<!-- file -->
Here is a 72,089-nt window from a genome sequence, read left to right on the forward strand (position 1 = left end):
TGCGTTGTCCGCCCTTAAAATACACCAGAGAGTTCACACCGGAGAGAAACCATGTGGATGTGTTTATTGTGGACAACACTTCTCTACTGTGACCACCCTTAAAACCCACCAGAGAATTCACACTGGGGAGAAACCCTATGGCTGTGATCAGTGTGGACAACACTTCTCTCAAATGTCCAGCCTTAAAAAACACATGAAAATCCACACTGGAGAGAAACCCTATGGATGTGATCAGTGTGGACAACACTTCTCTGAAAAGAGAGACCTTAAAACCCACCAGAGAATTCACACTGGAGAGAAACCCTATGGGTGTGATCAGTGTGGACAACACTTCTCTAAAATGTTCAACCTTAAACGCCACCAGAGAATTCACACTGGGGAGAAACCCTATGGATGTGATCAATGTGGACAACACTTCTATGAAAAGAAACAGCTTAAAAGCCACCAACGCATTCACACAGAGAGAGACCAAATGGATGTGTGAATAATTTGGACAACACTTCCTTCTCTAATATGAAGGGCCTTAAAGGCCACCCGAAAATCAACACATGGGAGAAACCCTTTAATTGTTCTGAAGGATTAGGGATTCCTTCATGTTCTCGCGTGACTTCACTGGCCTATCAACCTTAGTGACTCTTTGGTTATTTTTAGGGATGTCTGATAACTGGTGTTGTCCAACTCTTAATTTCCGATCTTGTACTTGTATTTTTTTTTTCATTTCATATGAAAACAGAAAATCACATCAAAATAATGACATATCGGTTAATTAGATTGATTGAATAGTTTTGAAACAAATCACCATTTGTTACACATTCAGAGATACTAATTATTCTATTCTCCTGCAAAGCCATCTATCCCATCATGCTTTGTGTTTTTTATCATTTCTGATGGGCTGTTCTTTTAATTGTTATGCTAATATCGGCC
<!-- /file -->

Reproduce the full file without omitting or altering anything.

Here is a 72,089-nt window from a genome sequence, read left to right on the forward strand (position 1 = left end):
TGCGTTGTCCGCCCTTAAAATACACCAGAGAGTTCACACCGGAGAGAAACCATGTGGATGTGTTTATTGTGGACAACACTTCTCTACTGTGACCACCCTTAAAACCCACCAGAGAATTCACACTGGGGAGAAACCCTATGGCTGTGATCAGTGTGGACAACACTTCTCTCAAATGTCCAGCCTTAAAAAACACATGAAAATCCACACTGGAGAGAAACCCTATGGATGTGATCAGTGTGGACAACACTTCTCTGAAAAGAGAGACCTTAAAACCCACCAGAGAATTCACACTGGAGAGAAACCCTATGGGTGTGATCAGTGTGGACAACACTTCTCTAAAATGTTCAACCTTAAACGCCACCAGAGAATTCACACTGGGGAGAAACCCTATGGATGTGATCAATGTGGACAACACTTCTATGAAAAGAAACAGCTTAAAAGCCACCAACGCATTCACACAGAGAGAGACCAAATGGATGTGTGAATAATTTGGACAACACTTCCTTCTCTAATATGAAGGGCCTTAAAGGCCACCCGAAAATCAACACATGGGAGAAACCCTTTAATTGTTCTGAAGGATTAGGGATTCCTTCATGTTCTCGCGTGACTTCACTGGCCTATCAACCTTAGTGACTCTTTGGTTATTTTTAGGGATGTCTGATAACTGGTGTTGTCCAACTCTTAATTTCCGATCTTGTACTTGTATTTTTTTTTTCATTTCATATGAAAACAGAAAATCACATCAAAATAATGACATATCGGTTAATTAGATTGATTGAATAGTTTTGAAACAAATCACCATTTGTTACACATTCAGAGATACTAATTATTCTATTCTCCTGCAAAGCCATCTATCCCATCATGCTTTGTGTTTTTTATCATTTCTGATGGGCTGTTCTTTTAATTGTTATGCTAATATCGGCC